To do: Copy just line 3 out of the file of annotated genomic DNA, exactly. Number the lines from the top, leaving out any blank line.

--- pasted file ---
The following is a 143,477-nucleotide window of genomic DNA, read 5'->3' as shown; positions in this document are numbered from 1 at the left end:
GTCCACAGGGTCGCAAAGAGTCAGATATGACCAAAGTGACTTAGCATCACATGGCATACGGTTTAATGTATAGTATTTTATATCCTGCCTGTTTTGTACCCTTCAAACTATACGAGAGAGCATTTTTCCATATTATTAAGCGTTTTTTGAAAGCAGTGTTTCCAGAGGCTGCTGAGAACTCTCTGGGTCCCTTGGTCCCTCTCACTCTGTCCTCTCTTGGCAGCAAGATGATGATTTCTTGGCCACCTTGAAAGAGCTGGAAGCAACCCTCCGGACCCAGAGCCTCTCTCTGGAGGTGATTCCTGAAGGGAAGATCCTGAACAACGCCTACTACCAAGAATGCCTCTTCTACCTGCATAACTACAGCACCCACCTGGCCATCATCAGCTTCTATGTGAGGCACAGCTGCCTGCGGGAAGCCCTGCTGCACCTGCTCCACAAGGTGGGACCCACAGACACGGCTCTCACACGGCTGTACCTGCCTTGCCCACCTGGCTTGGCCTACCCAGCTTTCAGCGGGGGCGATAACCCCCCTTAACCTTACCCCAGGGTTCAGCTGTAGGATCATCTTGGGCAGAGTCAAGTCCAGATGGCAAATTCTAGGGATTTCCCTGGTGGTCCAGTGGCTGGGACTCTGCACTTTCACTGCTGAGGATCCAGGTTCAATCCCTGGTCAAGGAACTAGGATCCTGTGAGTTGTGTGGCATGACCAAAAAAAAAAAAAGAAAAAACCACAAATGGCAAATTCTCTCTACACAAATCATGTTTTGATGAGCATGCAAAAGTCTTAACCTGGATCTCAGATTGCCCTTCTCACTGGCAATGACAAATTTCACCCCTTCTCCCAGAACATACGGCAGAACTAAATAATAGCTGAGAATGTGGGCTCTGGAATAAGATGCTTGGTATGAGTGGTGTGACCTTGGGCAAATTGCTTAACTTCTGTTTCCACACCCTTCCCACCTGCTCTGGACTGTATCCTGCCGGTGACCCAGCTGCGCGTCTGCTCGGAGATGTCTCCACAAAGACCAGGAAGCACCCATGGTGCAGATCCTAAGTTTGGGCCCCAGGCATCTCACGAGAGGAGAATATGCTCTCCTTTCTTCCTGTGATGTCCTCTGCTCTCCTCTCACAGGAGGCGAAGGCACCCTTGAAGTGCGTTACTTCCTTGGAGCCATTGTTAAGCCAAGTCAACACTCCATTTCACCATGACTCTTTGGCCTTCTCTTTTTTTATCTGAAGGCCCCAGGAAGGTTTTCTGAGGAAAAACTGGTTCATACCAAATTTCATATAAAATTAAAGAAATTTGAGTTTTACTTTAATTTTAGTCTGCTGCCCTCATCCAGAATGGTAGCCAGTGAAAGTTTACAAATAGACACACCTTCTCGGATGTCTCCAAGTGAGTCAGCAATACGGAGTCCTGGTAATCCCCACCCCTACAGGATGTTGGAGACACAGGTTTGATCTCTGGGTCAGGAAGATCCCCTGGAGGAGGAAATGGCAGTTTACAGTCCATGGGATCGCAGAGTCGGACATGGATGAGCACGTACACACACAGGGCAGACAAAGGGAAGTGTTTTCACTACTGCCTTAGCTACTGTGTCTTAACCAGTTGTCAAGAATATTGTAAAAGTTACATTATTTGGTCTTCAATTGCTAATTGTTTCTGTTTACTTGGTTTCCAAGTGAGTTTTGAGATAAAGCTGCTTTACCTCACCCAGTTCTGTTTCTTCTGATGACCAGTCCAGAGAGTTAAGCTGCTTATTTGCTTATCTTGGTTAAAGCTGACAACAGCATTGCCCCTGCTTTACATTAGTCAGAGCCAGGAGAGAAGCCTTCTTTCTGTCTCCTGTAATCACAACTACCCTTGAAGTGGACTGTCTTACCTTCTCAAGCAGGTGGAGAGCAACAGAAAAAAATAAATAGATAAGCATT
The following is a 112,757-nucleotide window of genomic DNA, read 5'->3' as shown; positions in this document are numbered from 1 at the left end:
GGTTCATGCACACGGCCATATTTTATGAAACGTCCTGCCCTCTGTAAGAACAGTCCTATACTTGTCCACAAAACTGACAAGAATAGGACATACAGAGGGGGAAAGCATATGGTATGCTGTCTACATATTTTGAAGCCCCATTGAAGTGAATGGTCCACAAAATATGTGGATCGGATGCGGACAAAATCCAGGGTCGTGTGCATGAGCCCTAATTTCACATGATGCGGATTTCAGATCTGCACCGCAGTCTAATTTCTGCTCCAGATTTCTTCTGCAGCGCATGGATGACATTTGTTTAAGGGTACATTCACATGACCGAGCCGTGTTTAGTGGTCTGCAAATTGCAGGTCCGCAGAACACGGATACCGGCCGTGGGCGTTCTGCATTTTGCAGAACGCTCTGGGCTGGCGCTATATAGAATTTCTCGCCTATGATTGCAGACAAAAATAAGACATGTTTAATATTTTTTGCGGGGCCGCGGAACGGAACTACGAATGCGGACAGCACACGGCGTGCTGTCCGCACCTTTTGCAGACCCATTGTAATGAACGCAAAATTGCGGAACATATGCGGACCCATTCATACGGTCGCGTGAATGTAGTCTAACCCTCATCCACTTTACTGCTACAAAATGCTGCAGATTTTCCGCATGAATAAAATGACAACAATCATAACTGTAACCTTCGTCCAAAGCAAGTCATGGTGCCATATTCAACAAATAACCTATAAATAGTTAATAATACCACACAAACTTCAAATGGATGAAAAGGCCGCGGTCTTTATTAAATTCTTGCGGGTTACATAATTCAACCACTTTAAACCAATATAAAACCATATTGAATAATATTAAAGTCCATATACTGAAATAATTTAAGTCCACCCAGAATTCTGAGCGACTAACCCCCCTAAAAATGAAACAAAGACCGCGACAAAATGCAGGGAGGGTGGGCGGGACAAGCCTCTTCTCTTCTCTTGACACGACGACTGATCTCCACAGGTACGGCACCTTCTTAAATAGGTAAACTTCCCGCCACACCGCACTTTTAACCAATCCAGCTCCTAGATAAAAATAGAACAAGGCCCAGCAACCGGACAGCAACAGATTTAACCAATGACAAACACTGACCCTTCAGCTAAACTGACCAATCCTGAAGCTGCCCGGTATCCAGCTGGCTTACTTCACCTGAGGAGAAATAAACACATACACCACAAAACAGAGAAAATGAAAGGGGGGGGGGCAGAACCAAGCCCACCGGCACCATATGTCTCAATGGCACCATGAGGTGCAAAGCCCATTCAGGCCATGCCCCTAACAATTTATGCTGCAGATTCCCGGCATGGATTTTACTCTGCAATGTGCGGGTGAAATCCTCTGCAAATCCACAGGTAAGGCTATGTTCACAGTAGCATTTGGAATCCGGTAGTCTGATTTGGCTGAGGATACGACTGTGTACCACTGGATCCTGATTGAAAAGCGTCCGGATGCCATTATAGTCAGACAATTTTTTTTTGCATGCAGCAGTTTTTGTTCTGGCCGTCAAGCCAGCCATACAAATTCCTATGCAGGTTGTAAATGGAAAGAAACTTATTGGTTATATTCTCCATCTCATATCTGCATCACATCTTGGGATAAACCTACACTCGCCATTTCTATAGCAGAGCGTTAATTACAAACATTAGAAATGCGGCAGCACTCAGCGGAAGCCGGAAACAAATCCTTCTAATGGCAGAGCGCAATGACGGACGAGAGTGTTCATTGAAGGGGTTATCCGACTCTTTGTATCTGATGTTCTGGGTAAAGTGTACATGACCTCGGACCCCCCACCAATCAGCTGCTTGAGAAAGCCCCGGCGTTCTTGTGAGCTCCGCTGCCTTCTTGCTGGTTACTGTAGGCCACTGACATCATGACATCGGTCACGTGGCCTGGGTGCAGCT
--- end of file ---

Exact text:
The following is a 112,757-nucleotide window of genomic DNA, read 5'->3' as shown; positions in this document are numbered from 1 at the left end: